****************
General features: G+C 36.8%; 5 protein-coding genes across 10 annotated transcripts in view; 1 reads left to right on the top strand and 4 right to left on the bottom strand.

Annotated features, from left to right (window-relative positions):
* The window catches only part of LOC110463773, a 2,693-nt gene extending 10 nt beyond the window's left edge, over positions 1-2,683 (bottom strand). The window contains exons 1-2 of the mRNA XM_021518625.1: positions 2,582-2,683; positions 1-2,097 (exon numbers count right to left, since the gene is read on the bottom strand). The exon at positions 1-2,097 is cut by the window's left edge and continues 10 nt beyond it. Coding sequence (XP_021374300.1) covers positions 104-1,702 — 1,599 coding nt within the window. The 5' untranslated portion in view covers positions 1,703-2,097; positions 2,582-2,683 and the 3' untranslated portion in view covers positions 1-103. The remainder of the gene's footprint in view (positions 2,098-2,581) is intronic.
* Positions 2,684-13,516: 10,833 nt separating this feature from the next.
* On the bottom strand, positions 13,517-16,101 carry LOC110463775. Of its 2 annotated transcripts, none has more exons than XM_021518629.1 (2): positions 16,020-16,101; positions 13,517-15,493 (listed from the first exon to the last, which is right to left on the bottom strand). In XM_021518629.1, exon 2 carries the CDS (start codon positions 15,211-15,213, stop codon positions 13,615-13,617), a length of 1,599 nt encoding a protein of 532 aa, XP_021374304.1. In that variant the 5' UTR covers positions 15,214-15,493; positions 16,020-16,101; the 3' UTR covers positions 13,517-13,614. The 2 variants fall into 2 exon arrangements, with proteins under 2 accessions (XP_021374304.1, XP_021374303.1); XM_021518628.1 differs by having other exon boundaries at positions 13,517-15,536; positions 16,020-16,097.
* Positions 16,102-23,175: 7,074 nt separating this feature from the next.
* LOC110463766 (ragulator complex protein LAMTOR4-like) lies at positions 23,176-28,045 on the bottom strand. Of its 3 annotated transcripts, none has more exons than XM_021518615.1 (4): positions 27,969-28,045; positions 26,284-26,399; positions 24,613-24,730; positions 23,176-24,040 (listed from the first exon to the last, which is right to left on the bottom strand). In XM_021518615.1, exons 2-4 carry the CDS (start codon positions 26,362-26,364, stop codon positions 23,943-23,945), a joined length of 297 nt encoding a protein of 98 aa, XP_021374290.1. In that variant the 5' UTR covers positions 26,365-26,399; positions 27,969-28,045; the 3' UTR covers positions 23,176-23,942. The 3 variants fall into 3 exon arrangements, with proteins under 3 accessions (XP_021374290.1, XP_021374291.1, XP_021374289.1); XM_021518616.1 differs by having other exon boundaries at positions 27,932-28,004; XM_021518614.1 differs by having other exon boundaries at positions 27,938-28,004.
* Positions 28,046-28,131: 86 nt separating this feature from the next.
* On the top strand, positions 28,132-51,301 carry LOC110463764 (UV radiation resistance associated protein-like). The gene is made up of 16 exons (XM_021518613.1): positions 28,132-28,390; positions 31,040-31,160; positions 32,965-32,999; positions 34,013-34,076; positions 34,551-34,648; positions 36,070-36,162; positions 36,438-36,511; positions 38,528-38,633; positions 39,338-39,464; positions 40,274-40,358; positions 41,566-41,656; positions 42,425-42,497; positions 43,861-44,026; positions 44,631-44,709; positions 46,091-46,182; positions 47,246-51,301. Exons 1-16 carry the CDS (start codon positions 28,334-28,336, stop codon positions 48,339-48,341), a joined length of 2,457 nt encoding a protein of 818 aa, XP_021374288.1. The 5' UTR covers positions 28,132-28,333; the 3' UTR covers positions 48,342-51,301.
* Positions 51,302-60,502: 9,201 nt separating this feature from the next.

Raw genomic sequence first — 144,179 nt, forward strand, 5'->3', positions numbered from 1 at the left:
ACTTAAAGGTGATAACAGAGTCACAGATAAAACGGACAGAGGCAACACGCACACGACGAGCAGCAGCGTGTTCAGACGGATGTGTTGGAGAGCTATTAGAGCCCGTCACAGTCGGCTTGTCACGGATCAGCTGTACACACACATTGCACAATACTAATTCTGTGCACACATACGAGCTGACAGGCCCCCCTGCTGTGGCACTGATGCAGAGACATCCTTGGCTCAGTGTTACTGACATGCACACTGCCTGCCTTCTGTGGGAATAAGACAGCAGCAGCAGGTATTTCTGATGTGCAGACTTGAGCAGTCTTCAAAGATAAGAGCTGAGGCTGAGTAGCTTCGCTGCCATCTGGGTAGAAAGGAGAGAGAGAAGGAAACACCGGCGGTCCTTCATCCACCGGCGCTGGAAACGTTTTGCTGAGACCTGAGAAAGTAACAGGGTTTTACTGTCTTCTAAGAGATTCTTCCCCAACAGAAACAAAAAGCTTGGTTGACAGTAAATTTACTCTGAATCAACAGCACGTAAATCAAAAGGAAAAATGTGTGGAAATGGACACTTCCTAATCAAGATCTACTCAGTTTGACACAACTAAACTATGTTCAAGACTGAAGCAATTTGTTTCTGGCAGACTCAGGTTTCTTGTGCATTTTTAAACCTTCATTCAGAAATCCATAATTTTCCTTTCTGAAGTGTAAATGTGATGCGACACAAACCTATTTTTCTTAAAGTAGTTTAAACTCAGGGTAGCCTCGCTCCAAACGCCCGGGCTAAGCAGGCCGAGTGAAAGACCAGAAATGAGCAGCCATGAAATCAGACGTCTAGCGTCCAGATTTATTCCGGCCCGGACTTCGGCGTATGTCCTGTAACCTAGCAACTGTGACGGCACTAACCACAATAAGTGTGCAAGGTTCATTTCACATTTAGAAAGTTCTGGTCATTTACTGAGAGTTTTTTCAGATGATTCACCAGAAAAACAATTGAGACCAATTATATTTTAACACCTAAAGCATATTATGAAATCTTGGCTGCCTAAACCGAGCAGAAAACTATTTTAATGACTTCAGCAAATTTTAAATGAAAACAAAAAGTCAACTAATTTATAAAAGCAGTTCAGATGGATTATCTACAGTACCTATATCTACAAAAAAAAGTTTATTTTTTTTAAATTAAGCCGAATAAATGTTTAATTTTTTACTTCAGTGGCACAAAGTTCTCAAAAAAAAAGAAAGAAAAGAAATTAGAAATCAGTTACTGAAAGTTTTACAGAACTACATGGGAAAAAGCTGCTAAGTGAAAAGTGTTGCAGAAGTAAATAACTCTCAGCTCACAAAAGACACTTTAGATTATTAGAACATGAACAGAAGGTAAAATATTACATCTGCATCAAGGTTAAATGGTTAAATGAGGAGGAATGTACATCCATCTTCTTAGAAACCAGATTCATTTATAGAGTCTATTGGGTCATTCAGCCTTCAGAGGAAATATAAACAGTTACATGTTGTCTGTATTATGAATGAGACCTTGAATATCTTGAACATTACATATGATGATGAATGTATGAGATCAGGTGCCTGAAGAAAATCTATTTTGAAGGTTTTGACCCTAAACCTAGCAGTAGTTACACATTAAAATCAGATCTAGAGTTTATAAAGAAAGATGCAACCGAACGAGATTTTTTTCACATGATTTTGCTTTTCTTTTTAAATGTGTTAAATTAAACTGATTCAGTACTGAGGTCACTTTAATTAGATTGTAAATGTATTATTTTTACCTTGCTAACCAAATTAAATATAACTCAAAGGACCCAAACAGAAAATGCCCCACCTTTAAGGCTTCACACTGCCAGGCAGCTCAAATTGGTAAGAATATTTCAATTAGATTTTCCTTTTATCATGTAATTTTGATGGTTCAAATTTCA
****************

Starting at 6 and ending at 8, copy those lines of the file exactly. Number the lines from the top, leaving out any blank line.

* Positions 16,102-23,175: 7,074 nt separating this feature from the next.
* LOC110463766 (ragulator complex protein LAMTOR4-like) lies at positions 23,176-28,045 on the bottom strand. Of its 3 annotated transcripts, none has more exons than XM_021518615.1 (4): positions 27,969-28,045; positions 26,284-26,399; positions 24,613-24,730; positions 23,176-24,040 (listed from the first exon to the last, which is right to left on the bottom strand). In XM_021518615.1, exons 2-4 carry the CDS (start codon positions 26,362-26,364, stop codon positions 23,943-23,945), a joined length of 297 nt encoding a protein of 98 aa, XP_021374290.1. In that variant the 5' UTR covers positions 26,365-26,399; positions 27,969-28,045; the 3' UTR covers positions 23,176-23,942. The 3 variants fall into 3 exon arrangements, with proteins under 3 accessions (XP_021374290.1, XP_021374291.1, XP_021374289.1); XM_021518616.1 differs by having other exon boundaries at positions 27,932-28,004; XM_021518614.1 differs by having other exon boundaries at positions 27,938-28,004.
* Positions 28,046-28,131: 86 nt separating this feature from the next.